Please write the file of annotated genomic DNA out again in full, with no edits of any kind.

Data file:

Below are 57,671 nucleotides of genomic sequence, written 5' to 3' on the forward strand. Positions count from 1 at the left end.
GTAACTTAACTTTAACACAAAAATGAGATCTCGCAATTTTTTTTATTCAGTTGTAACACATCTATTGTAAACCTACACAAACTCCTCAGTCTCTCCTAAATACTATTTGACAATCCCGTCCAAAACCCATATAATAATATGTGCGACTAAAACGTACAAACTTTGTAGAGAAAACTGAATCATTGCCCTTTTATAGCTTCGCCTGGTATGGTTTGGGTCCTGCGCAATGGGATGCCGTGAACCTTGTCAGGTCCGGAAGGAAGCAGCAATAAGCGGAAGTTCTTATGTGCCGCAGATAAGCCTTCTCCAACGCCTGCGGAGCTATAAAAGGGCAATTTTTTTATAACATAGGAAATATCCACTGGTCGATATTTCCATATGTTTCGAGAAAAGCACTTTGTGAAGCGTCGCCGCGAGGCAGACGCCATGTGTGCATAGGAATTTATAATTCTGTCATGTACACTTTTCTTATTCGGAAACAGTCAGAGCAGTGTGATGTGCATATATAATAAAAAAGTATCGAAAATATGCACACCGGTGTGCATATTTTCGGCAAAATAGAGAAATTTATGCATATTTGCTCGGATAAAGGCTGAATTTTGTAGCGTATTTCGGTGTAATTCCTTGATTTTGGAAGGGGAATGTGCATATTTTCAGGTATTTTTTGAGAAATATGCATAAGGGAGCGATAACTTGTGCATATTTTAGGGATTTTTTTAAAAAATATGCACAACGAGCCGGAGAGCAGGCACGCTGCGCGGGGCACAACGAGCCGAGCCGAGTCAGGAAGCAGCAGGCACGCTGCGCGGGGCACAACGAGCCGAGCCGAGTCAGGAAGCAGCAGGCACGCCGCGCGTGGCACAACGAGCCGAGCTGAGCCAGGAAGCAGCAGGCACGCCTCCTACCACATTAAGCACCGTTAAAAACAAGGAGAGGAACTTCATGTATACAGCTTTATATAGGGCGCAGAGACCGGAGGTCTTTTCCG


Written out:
Below are 57,671 nucleotides of genomic sequence, written 5' to 3' on the forward strand. Positions count from 1 at the left end.
GTAACTTAACTTTAACACAAAAATGAGATCTCGCAATTTTTTTTATTCAGTTGTAACACATCTATTGTAAACCTACACAAACTCCTCAGTCTCTCCTAAATACTATTTGACAATCCCGTCCAAAACCCATATAATAATATGTGCGACTAAAACGTACAAACTTTGTAGAGAAAACTGAATCATTGCCCTTTTATAGCTTCGCCTGGTATGGTTTGGGTCCTGCGCAATGGGATGCCGTGAACCTTGTCAGGTCCGGAAGGAAGCAGCAATAAGCGGAAGTTCTTATGTGCCGCAGATAAGCCTTCTCCAACGCCTGCGGAGCTATAAAAGGGCAATTTTTTTATAACATAGGAAATATCCACTGGTCGATATTTCCATATGTTTCGAGAAAAGCACTTTGTGAAGCGTCGCCGCGAGGCAGACGCCATGTGTGCATAGGAATTTATAATTCTGTCATGTACACTTTTCTTATTCGGAAACAGTCAGAGCAGTGTGATGTGCATATATAATAAAAAAGTATCGAAAATATGCACACCGGTGTGCATATTTTCGGCAAAATAGAGAAATTTATGCATATTTGCTCGGATAAAGGCTGAATTTTGTAGCGTATTTCGGTGTAATTCCTTGATTTTGGAAGGGGAATGTGCATATTTTCAGGTATTTTTTGAGAAATATGCATAAGGGAGCGATAACTTGTGCATATTTTAGGGATTTTTTTAAAAAATATGCACAACGAGCCGGAGAGCAGGCACGCTGCGCGGGGCACAACGAGCCGAGCCGAGTCAGGAAGCAGCAGGCACGCTGCGCGGGGCACAACGAGCCGAGCCGAGTCAGGAAGCAGCAGGCACGCCGCGCGTGGCACAACGAGCCGAGCTGAGCCAGGAAGCAGCAGGCACGCCTCCTACCACATTAAGCACCGTTAAAAACAAGGAGAGGAACTTCATGTATACAGCTTTATATAGGGCGCAGAGACCGGAGGTCTTTTCCG